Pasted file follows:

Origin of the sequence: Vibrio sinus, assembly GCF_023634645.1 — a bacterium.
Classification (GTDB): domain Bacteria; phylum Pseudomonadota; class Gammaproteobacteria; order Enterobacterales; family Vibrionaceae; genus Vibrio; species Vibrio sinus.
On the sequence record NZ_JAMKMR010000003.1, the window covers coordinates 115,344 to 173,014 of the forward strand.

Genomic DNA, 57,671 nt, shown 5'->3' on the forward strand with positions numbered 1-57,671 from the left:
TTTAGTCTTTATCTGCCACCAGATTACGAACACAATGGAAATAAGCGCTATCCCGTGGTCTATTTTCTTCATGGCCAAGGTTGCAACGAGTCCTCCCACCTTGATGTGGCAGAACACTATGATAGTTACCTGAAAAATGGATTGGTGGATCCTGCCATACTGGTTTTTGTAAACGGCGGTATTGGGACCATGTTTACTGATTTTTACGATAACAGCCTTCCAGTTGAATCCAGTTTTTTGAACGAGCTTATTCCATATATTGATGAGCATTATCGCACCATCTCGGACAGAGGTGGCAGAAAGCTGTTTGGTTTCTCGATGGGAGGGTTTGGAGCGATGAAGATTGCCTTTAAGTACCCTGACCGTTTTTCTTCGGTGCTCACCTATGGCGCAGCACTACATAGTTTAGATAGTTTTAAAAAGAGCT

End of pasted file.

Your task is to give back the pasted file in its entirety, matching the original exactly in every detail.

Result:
Origin of the sequence: Vibrio sinus, assembly GCF_023634645.1 — a bacterium.
Classification (GTDB): domain Bacteria; phylum Pseudomonadota; class Gammaproteobacteria; order Enterobacterales; family Vibrionaceae; genus Vibrio; species Vibrio sinus.
On the sequence record NZ_JAMKMR010000003.1, the window covers coordinates 115,344 to 173,014 of the forward strand.

Genomic DNA, 57,671 nt, shown 5'->3' on the forward strand with positions numbered 1-57,671 from the left:
TTTAGTCTTTATCTGCCACCAGATTACGAACACAATGGAAATAAGCGCTATCCCGTGGTCTATTTTCTTCATGGCCAAGGTTGCAACGAGTCCTCCCACCTTGATGTGGCAGAACACTATGATAGTTACCTGAAAAATGGATTGGTGGATCCTGCCATACTGGTTTTTGTAAACGGCGGTATTGGGACCATGTTTACTGATTTTTACGATAACAGCCTTCCAGTTGAATCCAGTTTTTTGAACGAGCTTATTCCATATATTGATGAGCATTATCGCACCATCTCGGACAGAGGTGGCAGAAAGCTGTTTGGTTTCTCGATGGGAGGGTTTGGAGCGATGAAGATTGCCTTTAAGTACCCTGACCGTTTTTCTTCGGTGCTCACCTATGGCGCAGCACTACATAGTTTAGATAGTTTTAAAAAGAGCT